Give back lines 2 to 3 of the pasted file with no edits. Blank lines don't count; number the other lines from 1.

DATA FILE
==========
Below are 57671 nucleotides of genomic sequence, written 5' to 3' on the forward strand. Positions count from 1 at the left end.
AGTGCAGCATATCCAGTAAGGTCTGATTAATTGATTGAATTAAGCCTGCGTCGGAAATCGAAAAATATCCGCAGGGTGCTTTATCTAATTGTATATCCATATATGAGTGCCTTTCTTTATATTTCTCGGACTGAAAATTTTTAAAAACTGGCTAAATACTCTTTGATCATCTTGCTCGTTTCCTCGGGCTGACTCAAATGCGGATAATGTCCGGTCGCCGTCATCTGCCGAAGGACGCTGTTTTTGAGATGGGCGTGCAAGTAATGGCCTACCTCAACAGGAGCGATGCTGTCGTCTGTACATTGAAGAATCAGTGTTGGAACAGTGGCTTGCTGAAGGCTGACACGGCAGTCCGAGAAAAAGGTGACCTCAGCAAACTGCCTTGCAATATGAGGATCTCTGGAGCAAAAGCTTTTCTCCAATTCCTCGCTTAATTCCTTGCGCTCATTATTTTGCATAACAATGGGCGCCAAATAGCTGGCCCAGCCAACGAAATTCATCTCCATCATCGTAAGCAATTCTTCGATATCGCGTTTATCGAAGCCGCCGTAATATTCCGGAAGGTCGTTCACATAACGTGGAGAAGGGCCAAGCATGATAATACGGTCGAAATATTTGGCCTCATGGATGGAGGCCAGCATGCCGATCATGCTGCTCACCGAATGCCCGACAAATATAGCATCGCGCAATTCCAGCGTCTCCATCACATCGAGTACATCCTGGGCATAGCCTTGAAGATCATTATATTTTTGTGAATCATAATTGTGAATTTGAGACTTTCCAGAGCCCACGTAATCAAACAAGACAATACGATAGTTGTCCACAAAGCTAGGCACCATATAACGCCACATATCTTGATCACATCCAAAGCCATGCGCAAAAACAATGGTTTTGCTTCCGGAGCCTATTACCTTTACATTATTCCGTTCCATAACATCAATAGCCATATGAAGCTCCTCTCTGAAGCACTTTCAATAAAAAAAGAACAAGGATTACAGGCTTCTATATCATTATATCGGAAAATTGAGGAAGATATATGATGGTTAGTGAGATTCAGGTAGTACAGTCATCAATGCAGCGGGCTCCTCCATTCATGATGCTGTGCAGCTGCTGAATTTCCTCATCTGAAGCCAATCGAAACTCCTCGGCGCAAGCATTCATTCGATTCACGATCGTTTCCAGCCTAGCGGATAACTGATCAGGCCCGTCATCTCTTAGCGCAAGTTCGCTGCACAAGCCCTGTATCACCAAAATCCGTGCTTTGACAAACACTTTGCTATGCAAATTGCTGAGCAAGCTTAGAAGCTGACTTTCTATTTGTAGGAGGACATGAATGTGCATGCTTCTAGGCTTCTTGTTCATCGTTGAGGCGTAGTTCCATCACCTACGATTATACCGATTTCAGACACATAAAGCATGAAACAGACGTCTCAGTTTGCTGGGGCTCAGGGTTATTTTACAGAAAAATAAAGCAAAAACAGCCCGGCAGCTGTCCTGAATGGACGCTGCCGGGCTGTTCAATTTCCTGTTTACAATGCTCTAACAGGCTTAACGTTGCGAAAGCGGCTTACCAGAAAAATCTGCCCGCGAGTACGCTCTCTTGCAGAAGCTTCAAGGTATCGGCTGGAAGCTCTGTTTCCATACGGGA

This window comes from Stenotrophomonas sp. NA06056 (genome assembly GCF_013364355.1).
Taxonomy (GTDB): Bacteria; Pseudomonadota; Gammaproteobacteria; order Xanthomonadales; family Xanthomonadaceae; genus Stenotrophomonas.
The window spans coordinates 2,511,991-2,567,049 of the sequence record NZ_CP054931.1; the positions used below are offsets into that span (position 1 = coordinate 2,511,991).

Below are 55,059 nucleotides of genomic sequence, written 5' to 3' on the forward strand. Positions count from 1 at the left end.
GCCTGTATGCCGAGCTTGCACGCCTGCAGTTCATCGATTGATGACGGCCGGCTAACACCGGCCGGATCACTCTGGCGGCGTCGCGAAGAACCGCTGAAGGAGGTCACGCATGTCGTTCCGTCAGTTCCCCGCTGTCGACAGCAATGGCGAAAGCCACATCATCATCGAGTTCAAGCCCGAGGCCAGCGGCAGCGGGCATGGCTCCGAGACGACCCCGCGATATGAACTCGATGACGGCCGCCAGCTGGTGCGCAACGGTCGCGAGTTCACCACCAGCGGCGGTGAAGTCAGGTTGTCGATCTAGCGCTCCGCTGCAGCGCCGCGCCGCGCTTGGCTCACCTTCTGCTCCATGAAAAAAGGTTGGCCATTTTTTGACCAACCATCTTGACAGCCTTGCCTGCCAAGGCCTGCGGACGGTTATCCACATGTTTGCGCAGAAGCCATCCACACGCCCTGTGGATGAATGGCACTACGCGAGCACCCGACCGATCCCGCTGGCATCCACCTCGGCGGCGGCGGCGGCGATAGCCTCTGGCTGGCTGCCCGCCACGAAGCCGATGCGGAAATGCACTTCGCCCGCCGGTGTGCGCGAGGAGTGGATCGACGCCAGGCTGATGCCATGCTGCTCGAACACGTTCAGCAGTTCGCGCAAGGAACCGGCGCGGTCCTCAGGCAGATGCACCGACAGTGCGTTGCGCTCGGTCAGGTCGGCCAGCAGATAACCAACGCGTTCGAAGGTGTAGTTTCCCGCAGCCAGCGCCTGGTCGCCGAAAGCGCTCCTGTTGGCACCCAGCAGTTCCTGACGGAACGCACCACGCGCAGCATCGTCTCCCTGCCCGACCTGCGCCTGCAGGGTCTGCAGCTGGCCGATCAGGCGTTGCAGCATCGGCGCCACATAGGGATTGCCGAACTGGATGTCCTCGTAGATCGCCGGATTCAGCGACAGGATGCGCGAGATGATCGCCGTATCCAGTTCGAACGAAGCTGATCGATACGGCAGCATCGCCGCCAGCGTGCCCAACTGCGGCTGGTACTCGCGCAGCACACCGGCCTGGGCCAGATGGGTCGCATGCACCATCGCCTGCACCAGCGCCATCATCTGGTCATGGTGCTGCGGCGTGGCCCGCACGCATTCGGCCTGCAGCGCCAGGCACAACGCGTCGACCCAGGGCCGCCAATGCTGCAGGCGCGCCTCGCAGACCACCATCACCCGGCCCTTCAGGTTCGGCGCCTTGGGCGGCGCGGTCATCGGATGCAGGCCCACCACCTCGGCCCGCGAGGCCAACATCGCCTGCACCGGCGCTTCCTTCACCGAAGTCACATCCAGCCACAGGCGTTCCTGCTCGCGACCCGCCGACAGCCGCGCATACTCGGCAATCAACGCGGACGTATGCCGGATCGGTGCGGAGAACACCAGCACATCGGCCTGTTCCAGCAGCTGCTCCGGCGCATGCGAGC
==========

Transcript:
AGTGCAGCATATCCAGTAAGGTCTGATTAATTGATTGAATTAAGCCTGCGTCGGAAATCGAAAAATATCCGCAGGGTGCTTTATCTAATTGTATATCCATATATGAGTGCCTTTCTTTATATTTCTCGGACTGAAAATTTTTAAAAACTGGCTAAATACTCTTTGATCATCTTGCTCGTTTCCTCGGGCTGACTCAAATGCGGATAATGTCCGGTCGCCGTCATCTGCCGAAGGACGCTGTTTTTGAGATGGGCGTGCAAGTAATGGCCTACCTCAACAGGAGCGATGCTGTCGTCTGTACATTGAAGAATCAGTGTTGGAACAGTGGCTTGCTGAAGGCTGACACGGCAGTCCGAGAAAAAGGTGACCTCAGCAAACTGCCTTGCAATATGAGGATCTCTGGAGCAAAAGCTTTTCTCCAATTCCTCGCTTAATTCCTTGCGCTCATTATTTTGCATAACAATGGGCGCCAAATAGCTGGCCCAGCCAACGAAATTCATCTCCATCATCGTAAGCAATTCTTCGATATCGCGTTTATCGAAGCCGCCGTAATATTCCGGAAGGTCGTTCACATAACGTGGAGAAGGGCCAAGCATGATAATACGGTCGAAATATTTGGCCTCATGGATGGAGGCCAGCATGCCGATCATGCTGCTCACCGAATGCCCGACAAATATAGCATCGCGCAATTCCAGCGTCTCCATCACATCGAGTACATCCTGGGCATAGCCTTGAAGATCATTATATTTTTGTGAATCATAATTGTGAATTTGAGACTTTCCAGAGCCCACGTAATCAAACAAGACAATACGATAGTTGTCCACAAAGCTAGGCACCATATAACGCCACATATCTTGATCACATCCAAAGCCATGCGCAAAAACAATGGTTTTGCTTCCGGAGCCTATTACCTTTACATTATTCCGTTCCATAACATCAATAGCCATATGAAGCTCCTCTCTGAAGCACTTTCAATAAAAAAAGAACAAGGATTACAGGCTTCTATATCATTATATCGGAAAATTGAGGAAGATATATGATGGTTAGTGAGATTCAGGTAGTACAGTCATCAATGCAGCGGGCTCCTCCATTCATGATGCTGTGCAGCTGCTGAATTTCCTCATCTGAAGCCAATCGAAACTCCTCGGCGCAAGCATTCATTCGATTCACGATCGTTTCCAGCCTAGCGGATAACTGATCAGGCCCGTCATCTCTTAGCGCAAGTTCGCTGCACAAGCCCTGTATCACCAAAATCCGTGCTTTGACAAACACTTTGCTATGCAAATTGCTGAGCAAGCTTAGAAGCTGACTTTCTATTTGTAGGAGGACATGAATGTGCATGCTTCTAGGCTTCTTGTTCATCGTTGAGGCGTAGTTCCATCACCTACGATTATACCGATTTCAGACACATAAAGCATGAAACAGACGTCTCAGTTTGCTGGGGCTCAGGGTTATTTTACAGAAAAATAAAGCAAAAACAGCCCGGCAGCTGTCCTGAATGGACGCTGCCGGGCTGTTCAATTTCCTGTTTACAATGCTCTAACAGGCTTAACGTTGCGAAAGCGGCTTACCAGAAAAATCTGCCCGCGAGTACGCTCTCTTGCAGAAGCTTCAAGGTATCGGCTGGAAGCTCTGTTTCCATACGGGA

This window comes from Stenotrophomonas sp. NA06056 (genome assembly GCF_013364355.1).